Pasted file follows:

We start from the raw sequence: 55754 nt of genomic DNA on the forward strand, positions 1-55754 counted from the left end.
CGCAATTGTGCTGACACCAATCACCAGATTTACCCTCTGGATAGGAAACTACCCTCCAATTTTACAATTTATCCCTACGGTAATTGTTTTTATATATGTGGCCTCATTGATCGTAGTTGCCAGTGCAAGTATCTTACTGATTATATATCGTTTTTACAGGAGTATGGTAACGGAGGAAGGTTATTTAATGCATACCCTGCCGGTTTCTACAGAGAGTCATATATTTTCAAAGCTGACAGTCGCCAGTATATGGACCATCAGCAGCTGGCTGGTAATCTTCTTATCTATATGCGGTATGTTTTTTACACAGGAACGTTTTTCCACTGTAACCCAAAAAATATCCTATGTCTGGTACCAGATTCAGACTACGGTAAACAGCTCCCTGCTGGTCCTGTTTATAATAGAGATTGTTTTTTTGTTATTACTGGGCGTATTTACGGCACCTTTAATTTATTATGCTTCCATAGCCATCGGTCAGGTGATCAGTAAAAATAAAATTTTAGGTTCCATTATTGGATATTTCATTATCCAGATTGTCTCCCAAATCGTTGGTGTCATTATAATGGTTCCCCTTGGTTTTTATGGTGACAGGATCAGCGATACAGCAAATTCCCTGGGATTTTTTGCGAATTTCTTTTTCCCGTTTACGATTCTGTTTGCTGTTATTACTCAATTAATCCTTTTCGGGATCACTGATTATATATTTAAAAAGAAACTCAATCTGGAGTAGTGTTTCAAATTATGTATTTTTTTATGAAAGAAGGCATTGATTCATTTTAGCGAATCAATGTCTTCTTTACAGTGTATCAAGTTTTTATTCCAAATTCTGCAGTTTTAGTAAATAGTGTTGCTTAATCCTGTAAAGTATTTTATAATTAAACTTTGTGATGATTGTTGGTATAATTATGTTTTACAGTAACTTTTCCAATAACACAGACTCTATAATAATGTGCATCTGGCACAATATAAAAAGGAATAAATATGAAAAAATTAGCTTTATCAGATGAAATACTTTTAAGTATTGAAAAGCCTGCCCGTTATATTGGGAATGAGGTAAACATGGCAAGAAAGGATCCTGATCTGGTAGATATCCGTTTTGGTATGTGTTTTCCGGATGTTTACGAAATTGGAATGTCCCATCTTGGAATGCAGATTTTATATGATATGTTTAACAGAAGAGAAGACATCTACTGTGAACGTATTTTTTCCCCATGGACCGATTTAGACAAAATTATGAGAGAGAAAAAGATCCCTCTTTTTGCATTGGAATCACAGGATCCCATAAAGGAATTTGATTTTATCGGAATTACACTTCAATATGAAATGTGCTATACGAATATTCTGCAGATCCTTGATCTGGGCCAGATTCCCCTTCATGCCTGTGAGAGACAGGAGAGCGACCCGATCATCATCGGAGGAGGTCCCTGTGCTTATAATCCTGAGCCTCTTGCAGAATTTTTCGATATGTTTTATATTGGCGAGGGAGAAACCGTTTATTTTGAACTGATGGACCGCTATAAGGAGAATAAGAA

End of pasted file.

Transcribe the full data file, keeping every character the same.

We start from the raw sequence: 55754 nt of genomic DNA on the forward strand, positions 1-55754 counted from the left end.
CGCAATTGTGCTGACACCAATCACCAGATTTACCCTCTGGATAGGAAACTACCCTCCAATTTTACAATTTATCCCTACGGTAATTGTTTTTATATATGTGGCCTCATTGATCGTAGTTGCCAGTGCAAGTATCTTACTGATTATATATCGTTTTTACAGGAGTATGGTAACGGAGGAAGGTTATTTAATGCATACCCTGCCGGTTTCTACAGAGAGTCATATATTTTCAAAGCTGACAGTCGCCAGTATATGGACCATCAGCAGCTGGCTGGTAATCTTCTTATCTATATGCGGTATGTTTTTTACACAGGAACGTTTTTCCACTGTAACCCAAAAAATATCCTATGTCTGGTACCAGATTCAGACTACGGTAAACAGCTCCCTGCTGGTCCTGTTTATAATAGAGATTGTTTTTTTGTTATTACTGGGCGTATTTACGGCACCTTTAATTTATTATGCTTCCATAGCCATCGGTCAGGTGATCAGTAAAAATAAAATTTTAGGTTCCATTATTGGATATTTCATTATCCAGATTGTCTCCCAAATCGTTGGTGTCATTATAATGGTTCCCCTTGGTTTTTATGGTGACAGGATCAGCGATACAGCAAATTCCCTGGGATTTTTTGCGAATTTCTTTTTCCCGTTTACGATTCTGTTTGCTGTTATTACTCAATTAATCCTTTTCGGGATCACTGATTATATATTTAAAAAGAAACTCAATCTGGAGTAGTGTTTCAAATTATGTATTTTTTTATGAAAGAAGGCATTGATTCATTTTAGCGAATCAATGTCTTCTTTACAGTGTATCAAGTTTTTATTCCAAATTCTGCAGTTTTAGTAAATAGTGTTGCTTAATCCTGTAAAGTATTTTATAATTAAACTTTGTGATGATTGTTGGTATAATTATGTTTTACAGTAACTTTTCCAATAACACAGACTCTATAATAATGTGCATCTGGCACAATATAAAAAGGAATAAATATGAAAAAATTAGCTTTATCAGATGAAATACTTTTAAGTATTGAAAAGCCTGCCCGTTATATTGGGAATGAGGTAAACATGGCAAGAAAGGATCCTGATCTGGTAGATATCCGTTTTGGTATGTGTTTTCCGGATGTTTACGAAATTGGAATGTCCCATCTTGGAATGCAGATTTTATATGATATGTTTAACAGAAGAGAAGACATCTACTGTGAACGTATTTTTTCCCCATGGACCGATTTAGACAAAATTATGAGAGAGAAAAAGATCCCTCTTTTTGCATTGGAATCACAGGATCCCATAAAGGAATTTGATTTTATCGGAATTACACTTCAATATGAAATGTGCTATACGAATATTCTGCAGATCCTTGATCTGGGCCAGATTCCCCTTCATGCCTGTGAGAGACAGGAGAGCGACCCGATCATCATCGGAGGAGGTCCCTGTGCTTATAATCCTGAGCCTCTTGCAGAATTTTTCGATATGTTTTATATTGGCGAGGGAGAAACCGTTTATTTTGAACTGATGGACCGCTATAAGGAGAATAAGAA